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Democratic U.S. Rep. Ilhan Omar, an outspoken human rights advocate in Congress, traveled to Qatar last year on the Middle Eastern country's dime, according to her annual financial disclosure filed in May.

Qatar has been widely criticized for abusing migrant workers and criminalizing same-sex relationships, among other alleged human rights issues. Omar attended the FIFA World Cup and met with Qatari government officials while she was in the Gulf nation last November and had her food and lodging paid for by the country. The cost of her trip wasn't disclosed.

A spokesman for Omar said the congresswoman "remains committed to upholding human rights and the rule of law around the world, and also to direct engagement with the regimes responsible for human rights abuses."

"That includes accountability for the vile labor practices and mistreatment of migrant workers in Qatar," spokesman Jeremy Slevin said in a statement Monday. "To that end, she sent a letter demanding accountability for these abuses ahead of the World Cup and specifically raised her deep concerns in her meetings with Qatari officials. She also visited our troops stationed in Qatar and got the opportunity to meet with the folks helping us with Afghan resettlement in Qatar."

The Minneapolis Democrat attended the World Cup along with a group of other members of Congress — including Democrats and Republicans — and U.S. Secretary of State Antony Blinken. Omar was the only member of Minnesota's congressional delegation to go on the trip.

Under the Mutual Educational and Cultural Exchange Act, members of Congress and their staff are allowed to travel overseas on a foreign government's expense as long as they report it on their annual financial disclosures.

"Congresswoman Omar accepted an invitation from the Embassy of Qatar to attend events in Doha in November 2022 as part of a program authorized under the Mutual Educational and Cultural Exchange Act of 1961," a spokesman from the Qatari Embassy in Washington D.C. said in a statement Tuesday. "This longstanding exchange program organized by Qatar was approved by the U.S. State Department in 2008, and permits participants to accept transportation, lodging and related expenses during their attendance."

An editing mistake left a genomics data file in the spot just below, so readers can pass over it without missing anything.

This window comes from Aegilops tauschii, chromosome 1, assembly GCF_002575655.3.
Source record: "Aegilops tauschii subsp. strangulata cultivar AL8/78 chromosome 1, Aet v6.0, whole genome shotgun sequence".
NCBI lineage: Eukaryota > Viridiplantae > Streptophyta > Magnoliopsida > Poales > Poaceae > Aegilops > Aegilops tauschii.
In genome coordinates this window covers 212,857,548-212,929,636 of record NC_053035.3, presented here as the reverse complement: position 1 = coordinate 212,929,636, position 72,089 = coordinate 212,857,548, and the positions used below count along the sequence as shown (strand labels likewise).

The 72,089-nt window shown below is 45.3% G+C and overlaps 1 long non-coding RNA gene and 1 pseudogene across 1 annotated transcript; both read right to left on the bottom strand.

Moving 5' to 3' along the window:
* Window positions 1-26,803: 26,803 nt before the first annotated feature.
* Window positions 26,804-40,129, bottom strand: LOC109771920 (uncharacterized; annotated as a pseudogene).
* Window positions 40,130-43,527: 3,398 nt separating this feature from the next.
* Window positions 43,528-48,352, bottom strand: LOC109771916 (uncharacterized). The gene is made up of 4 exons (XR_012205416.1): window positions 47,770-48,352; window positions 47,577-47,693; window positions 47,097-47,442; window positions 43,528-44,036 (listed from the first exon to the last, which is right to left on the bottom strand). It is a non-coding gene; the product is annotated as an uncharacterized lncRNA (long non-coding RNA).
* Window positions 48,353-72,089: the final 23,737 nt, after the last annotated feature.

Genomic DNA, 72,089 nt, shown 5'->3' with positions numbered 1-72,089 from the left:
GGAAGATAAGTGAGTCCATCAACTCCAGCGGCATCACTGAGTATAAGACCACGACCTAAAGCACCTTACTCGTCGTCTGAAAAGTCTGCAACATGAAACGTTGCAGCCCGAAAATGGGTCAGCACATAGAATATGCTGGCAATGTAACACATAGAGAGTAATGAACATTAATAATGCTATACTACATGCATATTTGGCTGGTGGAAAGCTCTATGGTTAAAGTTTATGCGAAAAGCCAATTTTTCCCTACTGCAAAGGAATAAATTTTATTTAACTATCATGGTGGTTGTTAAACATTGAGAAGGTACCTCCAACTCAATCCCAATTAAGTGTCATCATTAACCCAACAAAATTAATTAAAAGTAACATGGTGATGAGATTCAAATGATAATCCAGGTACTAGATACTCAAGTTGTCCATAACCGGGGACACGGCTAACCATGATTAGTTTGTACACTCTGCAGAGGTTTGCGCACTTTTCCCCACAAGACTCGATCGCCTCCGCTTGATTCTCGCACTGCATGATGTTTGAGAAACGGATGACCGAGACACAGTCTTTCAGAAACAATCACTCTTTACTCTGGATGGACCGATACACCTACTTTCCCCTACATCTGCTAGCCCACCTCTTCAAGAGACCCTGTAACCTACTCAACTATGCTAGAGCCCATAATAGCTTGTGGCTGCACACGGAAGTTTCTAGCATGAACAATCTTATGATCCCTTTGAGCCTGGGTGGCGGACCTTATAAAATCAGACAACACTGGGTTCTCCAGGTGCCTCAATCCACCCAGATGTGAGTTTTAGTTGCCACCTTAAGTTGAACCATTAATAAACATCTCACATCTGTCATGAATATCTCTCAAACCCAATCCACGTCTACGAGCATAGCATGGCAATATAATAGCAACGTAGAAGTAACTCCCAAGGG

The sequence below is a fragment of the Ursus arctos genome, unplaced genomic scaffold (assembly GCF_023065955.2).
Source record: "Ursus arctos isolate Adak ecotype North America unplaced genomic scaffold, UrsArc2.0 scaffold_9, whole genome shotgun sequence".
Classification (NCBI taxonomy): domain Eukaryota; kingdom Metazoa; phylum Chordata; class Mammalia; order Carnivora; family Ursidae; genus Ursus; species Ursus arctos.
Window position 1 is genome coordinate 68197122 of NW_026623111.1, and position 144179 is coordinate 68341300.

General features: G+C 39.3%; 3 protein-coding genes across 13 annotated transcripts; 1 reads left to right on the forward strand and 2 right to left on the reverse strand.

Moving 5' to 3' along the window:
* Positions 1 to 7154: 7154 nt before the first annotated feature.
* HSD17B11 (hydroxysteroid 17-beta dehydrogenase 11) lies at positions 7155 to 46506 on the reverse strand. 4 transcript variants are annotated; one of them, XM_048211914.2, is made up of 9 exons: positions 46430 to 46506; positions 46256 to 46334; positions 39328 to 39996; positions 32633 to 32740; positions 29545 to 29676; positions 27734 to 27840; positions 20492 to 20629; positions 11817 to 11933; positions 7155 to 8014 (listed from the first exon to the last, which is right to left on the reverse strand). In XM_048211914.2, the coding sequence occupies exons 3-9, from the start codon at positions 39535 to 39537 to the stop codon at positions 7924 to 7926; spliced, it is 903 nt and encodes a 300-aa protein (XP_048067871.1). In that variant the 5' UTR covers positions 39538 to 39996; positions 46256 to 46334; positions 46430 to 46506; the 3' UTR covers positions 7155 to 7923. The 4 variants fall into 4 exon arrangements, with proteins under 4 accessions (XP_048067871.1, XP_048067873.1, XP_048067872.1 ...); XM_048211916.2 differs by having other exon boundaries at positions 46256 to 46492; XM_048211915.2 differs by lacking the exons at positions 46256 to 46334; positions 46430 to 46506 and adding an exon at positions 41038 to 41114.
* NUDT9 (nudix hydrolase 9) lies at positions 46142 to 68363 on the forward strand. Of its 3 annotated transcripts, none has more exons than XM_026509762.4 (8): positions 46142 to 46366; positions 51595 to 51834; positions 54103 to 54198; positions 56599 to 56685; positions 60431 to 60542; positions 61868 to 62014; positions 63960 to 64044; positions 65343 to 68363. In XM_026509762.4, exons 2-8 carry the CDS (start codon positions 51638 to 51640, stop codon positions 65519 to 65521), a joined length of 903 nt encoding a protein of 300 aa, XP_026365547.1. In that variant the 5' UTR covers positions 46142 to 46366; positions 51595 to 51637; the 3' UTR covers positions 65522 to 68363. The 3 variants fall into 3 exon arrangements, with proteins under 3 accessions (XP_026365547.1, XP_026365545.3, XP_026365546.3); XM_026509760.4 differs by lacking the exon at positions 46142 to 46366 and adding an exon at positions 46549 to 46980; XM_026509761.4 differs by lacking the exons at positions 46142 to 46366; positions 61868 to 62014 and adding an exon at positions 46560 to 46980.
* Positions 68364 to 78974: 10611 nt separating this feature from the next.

Omar also took a trip to Pakistan last year that was funded by its government, according to her disclosure, which did not list the cost of that trip either.

Some other members of Minnesota's congressional delegation have taken international trips in recent years, but they weren't paid for by foreign governments.

Republican U.S. Rep. Pete Stauber traveled to Spain last November for a conference, according to LegiStorm, a website that tracks congressional travel. His roughly $20,000 trip was funded by the Franklin Center for Global Policy Exchange, a nonpartisan nonprofit focused on international issues.

In 2019, Democratic U.S. Sen. Tina Smith and Rep. Angie Craig took trips to Tel Aviv, Israel, that were funded by the American Israel Education Foundation, a charitable organization that's affiliated with the pro-Israel lobbying group AIPAC. Each of their trips cost about $31,000.

While trips funded by foreign governments are allowed, they can be politically risky, especially when involving countries that have blemished human rights records.

Omar has been an outspoken critic of countries such as Israel and India in response to their human rights records. In July, she tweeted that there was "no way in hell" she'd attend the Israeli president's speech to Congress.

A month before that, she also made a point of not attending India Prime Minister Narendra Modi's joint congressional speech. Omar tweeted that her opposition was over "his government's human rights record."

In an interview with Business Insider about her Qatar trip last December, Omar said "there are no perfect countries that have a perfect record." She suggested that the next World Cup in 2026, which will be hosted by the United States, Canada and Mexico, could spark similar discussions.

"I wonder what kinds of conversations will be had, and how many people will object to that happening with the history of Indigenous people, of enslavement, of police brutality," Omar told Business Insider.

Staff writer Hunter Woodall contributed to this story.